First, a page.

Duchenne muscular dystrophy (DMD) is the most familiar of the inherited muscle diseases called muscular dystrophies. DMD is life limiting, but advances in care are enabling children born with this disease to survive well into adulthood. The disease is named after the French neurologist Guillaume Duchenne.
The foundation of long survival in DMD is close supervision of breathing and heart functions. DMD however affects much more than these vital functions, and it remains a challenging disease for families and management teams. Thankfully researchers are not resting on their laurels, working ever hard on heart-warming advances. Here are three.
Steroids are now well-established in the treatment of Duchenne muscular dystrophy. What is new however is a better understanding of their benefits in DMD, together with clearer guidance on their use. This is contained in the recent practice guideline update summary: Corticosteroid treatment of Duchenne muscular dystrophy.
Published in the journal Neurology, this document shows how steroids help to improve muscle strength, maintain breathing functions, stabilise ambulation, prevent spinal deterioration (scoliosis), and delay onset of heart disease.
Is there more one could hope for? Yes, a lot more when it comes to genetic diseases.
Idebenone is not new to neurologists. Researchers at Newcastle have been investigating its vision-preserving effect in the mitochondrial disease called Leber’s hereditary optic neuropathy (LHON). Idebenone is thought to improve the activity of mitochondria, the energy-producing component of all cells. Idebenone has also been investigated in other neurological disorders such as Friedreich’s ataxia.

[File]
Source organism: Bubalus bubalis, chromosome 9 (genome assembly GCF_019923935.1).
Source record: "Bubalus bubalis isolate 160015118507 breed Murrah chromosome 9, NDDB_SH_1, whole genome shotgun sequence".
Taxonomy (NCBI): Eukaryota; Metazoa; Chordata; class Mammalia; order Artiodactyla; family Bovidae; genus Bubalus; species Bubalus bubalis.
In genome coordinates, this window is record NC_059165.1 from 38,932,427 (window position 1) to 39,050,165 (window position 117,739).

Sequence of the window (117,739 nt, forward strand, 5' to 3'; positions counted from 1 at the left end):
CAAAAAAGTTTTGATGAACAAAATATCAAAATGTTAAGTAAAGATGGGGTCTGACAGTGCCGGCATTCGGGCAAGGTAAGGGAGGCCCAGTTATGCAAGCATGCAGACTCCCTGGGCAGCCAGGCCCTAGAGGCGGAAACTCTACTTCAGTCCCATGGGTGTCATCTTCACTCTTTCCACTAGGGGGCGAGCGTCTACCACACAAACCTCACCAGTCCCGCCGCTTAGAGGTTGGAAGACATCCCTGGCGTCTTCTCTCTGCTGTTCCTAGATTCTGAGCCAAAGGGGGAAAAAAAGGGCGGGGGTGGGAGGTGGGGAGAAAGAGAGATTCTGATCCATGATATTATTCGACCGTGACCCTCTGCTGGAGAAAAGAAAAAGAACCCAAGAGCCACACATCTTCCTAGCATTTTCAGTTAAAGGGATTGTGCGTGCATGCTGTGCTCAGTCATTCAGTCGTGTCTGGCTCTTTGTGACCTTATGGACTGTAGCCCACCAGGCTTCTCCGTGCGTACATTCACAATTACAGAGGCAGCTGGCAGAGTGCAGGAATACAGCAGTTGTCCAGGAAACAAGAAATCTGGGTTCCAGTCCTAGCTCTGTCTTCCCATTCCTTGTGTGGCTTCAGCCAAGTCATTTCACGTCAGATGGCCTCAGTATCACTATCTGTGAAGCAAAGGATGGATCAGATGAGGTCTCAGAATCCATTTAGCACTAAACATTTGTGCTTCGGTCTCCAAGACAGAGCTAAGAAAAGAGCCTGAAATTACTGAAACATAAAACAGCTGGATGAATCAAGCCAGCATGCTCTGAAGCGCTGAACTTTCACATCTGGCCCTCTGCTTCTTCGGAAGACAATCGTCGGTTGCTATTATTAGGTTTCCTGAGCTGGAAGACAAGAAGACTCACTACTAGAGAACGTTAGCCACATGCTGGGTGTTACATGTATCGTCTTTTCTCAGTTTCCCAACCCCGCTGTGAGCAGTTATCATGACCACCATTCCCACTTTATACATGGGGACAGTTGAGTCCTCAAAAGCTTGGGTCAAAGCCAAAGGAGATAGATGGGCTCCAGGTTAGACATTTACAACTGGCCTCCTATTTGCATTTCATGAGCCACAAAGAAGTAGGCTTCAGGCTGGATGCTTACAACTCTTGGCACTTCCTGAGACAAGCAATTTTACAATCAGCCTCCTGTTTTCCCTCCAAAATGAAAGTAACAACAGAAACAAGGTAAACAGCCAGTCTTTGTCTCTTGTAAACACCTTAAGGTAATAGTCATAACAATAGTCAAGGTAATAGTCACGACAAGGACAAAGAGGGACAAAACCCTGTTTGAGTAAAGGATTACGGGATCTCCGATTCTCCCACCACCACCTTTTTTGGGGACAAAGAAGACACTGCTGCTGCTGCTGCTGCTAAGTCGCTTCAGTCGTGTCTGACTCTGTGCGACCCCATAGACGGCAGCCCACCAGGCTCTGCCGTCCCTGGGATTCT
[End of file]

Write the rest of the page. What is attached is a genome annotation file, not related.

Perhaps as an indication of its growing importance, researchers have now looked at the effect of Idebenone in people with DMD, and they did this in two separate trials. DELPHI is published in the journal Neuromuscular Disorders as Idebenone as a novel, therapeutic approach for Duchenne muscular dystrophy. The authors reported benefit in both cardiac and respiratory function.
DELOS, the second trial, is published in Lancet Neurology and titled Efficacy of idebenone on respiratory function in patients with Duchenne muscular dystrophy not using glucocorticoids. The authors again reported similar benefits. For a synthesised take, see this useful review in Touch Neurology.
But is this enough for ambitious researchers? Of course not…not when you see the promise of gene editing.
I first came across this in Eureka Alert which proclaimed: Gene-editing technique successfully stops progression of Duchenne muscular dystrophy. The gene editing, or gene splicing, technique is called CRISPR. The research itself is published in the journal Science as In vivo genome editing improves muscle function in a mouse model of Duchenne muscular dystrophy.
The researchers used CRISPR technology to delete exon 23 from the Duchenne gene on the X chromosome. Exon 23 is the site of the fault that makes DMD patients unable to produce the muscle protein called dystrophin. By splicing this exon out, the researchers demonstrated an increase in the production of dystrophin. And this increase was significant enough to lead to an improvement in muscle strength.
OK, its only the humble mouse at the moment, but exon skipping therapy is clearly beckoning.